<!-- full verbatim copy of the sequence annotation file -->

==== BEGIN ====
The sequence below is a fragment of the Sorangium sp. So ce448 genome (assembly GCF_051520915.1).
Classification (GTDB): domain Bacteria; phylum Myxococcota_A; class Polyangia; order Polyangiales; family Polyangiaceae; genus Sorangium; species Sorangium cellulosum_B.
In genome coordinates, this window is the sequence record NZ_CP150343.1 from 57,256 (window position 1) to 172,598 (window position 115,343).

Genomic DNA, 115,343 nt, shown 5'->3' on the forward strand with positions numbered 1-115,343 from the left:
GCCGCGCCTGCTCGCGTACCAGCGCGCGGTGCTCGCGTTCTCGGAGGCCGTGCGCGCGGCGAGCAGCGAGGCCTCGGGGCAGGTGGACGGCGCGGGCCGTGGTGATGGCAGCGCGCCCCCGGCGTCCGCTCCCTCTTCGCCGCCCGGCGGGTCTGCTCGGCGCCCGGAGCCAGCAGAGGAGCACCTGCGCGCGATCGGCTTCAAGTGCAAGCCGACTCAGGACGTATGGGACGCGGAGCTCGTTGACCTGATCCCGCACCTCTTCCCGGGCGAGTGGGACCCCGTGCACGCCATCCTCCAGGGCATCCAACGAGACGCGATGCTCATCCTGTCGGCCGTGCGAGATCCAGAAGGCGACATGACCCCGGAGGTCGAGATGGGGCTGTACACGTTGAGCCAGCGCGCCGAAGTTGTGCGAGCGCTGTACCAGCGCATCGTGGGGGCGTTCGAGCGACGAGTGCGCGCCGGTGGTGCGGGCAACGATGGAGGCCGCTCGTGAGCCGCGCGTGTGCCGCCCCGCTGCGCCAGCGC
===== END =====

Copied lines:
The sequence below is a fragment of the Sorangium sp. So ce448 genome (assembly GCF_051520915.1).
Classification (GTDB): domain Bacteria; phylum Myxococcota_A; class Polyangia; order Polyangiales; family Polyangiaceae; genus Sorangium; species Sorangium cellulosum_B.
In genome coordinates, this window is the sequence record NZ_CP150343.1 from 57,256 (window position 1) to 172,598 (window position 115,343).

Genomic DNA, 115,343 nt, shown 5'->3' on the forward strand with positions numbered 1-115,343 from the left:
GCCGCGCCTGCTCGCGTACCAGCGCGCGGTGCTCGCGTTCTCGGAGGCCGTGCGCGCGGCGAGCAGCGAGGCCTCGGGGCAGGTGGACGGCGCGGGCCGTGGTGATGGCAGCGCGCCCCCGGCGTCCGCTCCCTCTTCGCCGCCCGGCGGGTCTGCTCGGCGCCCGGAGCCAGCAGAGGAGCACCTGCGCGCGATCGGCTTCAAGTGCAAGCCGACTCAGGACGTATGGGACGCGGAGCTCGTTGACCTGATCCCGCACCTCTTCCCGGGCGAGTGGGACCCCGTGCACGCCATCCTCCAGGGCATCCAACGAGACGCGATGCTCATCCTGTCGGCCGTGCGAGATCCAGAAGGCGACATGACCCCGGAGGTCGAGATGGGGCTGTACACGTTGAGCCAGCGCGCCGAAGTTGTGCGAGCGCTGTACCAGCGCATCGTGGGGGCGTTCGAGCGACGAGTGCGCGCCGGTGGTGCGGGCAACGATGGAGGCCGCTCGTGAGCCGCGCGTGTGCCGCCCCGCTGCGCCAGCGC